The Latest In Arts Management Scandal

It seems that instances of executive abuse, misappropriations, or out and out embezzlement within a nonprofit performing arts group are immune from the impact of economic downturns. The latest instance of this recession proof pastime comes to us from Carmel, IN where reports indicate that the former CEO for Carmel’s Center for the Performing Arts (CCPA), which is owned by the city of Carmel, was caught using institutional resources to carry on an affair with his executive assistant.

At the end of July, 2011 CCPA’s former CEO, Steven Libman, resigned two months after signing a five year extension to his employment contract. At that time, Libman stated* that his decision to resign was motivated by a “private and personal matter” but less than two weeks later, news of Libman’s misuse of CCPA funds became public knowledge.

In fact, the City of Carmel paid a private investigator a little more than $8,000 to scrutinize Libman’s activities and inspect records. The investigator’s reports uncovered a pattern of behavior that led to the decision to remove Libman.

[Carmel Mayor Jim Brainard] said…the investigation revealed Libman would fly to cities across the country with his assistant, at the art center’s expense, under the guise of viewing shows for consideration for the Palladium… But Brainard said investigators believe* the trips were actually to cover for Libman’s expensive dates with the woman.

“Mr. Libman traveled a great number of places with his assistant, and it just didn’t seem to make any sense that he would need secretarial help on these kinds of trips,” Brainard told Massee.

Apparently, that wasn’t the end of Libman’s questionable judgment as the investigation uncovered evidence* that Libman provided the employee in question with promotions and salary perks.

“It appears she was promoted to a new position a few weeks ago, a position that was not circulated among the other employees, was not advertised and was made at Mr. Libman’s authority alone,” Brainard said.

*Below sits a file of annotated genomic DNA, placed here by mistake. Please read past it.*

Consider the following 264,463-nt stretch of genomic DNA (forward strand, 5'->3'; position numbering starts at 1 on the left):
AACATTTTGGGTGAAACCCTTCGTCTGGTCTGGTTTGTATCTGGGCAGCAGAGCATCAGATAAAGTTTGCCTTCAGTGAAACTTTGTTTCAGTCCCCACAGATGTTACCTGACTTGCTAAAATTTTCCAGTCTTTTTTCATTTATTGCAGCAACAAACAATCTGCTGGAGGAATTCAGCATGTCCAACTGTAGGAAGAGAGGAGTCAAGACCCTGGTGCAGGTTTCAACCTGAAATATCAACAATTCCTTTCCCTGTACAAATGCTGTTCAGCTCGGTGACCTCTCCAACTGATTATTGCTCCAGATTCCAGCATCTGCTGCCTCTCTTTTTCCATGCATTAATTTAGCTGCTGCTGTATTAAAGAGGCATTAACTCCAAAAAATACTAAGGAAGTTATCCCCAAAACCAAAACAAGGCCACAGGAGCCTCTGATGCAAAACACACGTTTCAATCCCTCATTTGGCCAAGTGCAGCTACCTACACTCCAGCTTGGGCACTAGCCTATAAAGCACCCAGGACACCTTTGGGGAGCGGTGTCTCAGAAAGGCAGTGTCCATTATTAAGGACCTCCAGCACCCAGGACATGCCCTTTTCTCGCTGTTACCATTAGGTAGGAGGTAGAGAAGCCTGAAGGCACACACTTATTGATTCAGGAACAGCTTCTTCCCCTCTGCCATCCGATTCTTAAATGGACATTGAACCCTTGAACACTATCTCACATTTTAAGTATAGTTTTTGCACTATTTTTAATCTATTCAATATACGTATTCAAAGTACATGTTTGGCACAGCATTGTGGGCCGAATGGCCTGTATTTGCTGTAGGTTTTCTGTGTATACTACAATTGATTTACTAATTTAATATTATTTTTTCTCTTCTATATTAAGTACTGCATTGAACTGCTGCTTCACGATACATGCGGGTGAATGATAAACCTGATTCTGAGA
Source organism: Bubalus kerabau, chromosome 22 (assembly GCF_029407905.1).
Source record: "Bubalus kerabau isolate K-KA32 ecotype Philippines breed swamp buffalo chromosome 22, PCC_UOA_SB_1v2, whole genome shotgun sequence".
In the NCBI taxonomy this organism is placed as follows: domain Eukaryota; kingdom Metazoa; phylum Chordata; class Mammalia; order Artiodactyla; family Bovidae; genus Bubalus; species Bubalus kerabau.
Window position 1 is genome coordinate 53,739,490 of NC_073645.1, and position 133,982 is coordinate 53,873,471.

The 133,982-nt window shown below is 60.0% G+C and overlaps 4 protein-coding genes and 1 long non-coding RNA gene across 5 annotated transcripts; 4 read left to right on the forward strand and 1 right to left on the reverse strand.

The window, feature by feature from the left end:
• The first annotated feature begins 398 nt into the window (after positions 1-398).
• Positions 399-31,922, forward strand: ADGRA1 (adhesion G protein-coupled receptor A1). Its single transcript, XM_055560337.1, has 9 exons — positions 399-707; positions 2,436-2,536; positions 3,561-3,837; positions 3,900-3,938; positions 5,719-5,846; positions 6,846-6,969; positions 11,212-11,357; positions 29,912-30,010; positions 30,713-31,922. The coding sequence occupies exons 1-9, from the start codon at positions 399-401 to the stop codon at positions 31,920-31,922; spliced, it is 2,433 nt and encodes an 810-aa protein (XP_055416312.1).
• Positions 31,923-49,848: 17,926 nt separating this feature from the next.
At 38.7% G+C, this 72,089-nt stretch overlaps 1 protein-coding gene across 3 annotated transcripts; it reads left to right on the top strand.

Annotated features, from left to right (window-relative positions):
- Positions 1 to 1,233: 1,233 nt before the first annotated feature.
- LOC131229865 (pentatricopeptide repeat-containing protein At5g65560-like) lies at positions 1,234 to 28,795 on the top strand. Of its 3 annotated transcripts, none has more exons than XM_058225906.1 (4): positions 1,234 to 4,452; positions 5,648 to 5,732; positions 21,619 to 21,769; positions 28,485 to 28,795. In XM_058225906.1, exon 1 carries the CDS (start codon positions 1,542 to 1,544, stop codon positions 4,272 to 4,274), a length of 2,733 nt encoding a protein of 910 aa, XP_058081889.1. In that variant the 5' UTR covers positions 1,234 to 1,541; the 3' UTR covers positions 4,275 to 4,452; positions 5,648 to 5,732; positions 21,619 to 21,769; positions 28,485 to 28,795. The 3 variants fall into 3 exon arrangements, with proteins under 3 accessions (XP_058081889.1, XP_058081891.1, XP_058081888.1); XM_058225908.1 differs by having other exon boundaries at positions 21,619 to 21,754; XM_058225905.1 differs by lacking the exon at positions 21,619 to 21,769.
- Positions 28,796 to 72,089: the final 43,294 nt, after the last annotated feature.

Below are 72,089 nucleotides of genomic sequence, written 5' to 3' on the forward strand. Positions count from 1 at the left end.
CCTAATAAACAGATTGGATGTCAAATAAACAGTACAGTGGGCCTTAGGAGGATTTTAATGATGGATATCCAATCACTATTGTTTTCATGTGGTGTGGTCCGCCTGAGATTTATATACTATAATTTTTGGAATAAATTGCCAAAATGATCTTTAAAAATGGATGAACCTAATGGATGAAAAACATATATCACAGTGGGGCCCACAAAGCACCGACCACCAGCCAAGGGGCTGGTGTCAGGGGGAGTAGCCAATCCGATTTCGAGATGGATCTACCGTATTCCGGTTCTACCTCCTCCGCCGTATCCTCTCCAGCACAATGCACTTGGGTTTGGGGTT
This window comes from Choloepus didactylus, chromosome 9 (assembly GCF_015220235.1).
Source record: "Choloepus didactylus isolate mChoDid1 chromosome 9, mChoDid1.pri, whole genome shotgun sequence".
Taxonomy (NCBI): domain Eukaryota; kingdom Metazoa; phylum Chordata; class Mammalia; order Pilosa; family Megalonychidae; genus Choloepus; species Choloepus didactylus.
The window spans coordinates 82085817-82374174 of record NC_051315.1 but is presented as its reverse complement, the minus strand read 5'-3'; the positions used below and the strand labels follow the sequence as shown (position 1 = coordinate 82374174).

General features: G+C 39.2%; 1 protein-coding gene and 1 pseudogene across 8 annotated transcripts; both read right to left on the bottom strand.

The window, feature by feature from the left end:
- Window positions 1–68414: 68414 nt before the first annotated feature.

He said the woman’s promotion involved a raise but said he wasn’t sure how much how much it was for. She has since resigned.

In the wake of the public exposure, some within Carmel’s government assert that Libman is the target of politics.

City Council President Eric Seidensticker insists that even members of the Art Center Foundation don’t believe that Libman misused funds.

“I’m trying to determine why the city chooses to get involved in some sort of investigation and for what purpose,” said Seidensticker.

In the end, we can’t prevent people from abusing their position but this should demonstrate the value in sincere efforts to promote transparency and accountability. In the meantime, the CCPA and city of Carmel will have to begin picking up the pieces to mend the young institution’s workplace woes.

*Update: as of 2/5/2016 the content at this URL is no longer available.

About Drew McManus

"I hear that every time you show up to work with an orchestra, people get fired." Those were the first words out of an executive's mouth after her board chair introduced us. That executive is now a dear colleague and friend but the day that consulting contract began with her orchestra, she was convinced I was a hatchet-man brought in by the board to clean house.

I understand where the trepidation comes from as a great deal of my consulting and technology provider work for arts organizations involves due diligence, separating fact from fiction, interpreting spin, as well as performance review and oversight. So yes, sometimes that work results in one or two individuals "aggressively embracing career change" but far more often than not, it reinforces and clarifies exactly what works and why.

In short, it doesn't matter if you know where all the bodies are buried if you can't keep your own clients out of the ground, and I'm fortunate enough to say that for more than 15 years, I've done exactly that for groups of all budget size from Qatar to Kathmandu.

For fun, I write a daily blog about the orchestra business, provide a platform for arts insiders to speak their mind, keep track of what people in this business get paid, help write a satirical cartoon about orchestra life, hack the arts, and love a good coffee drink.

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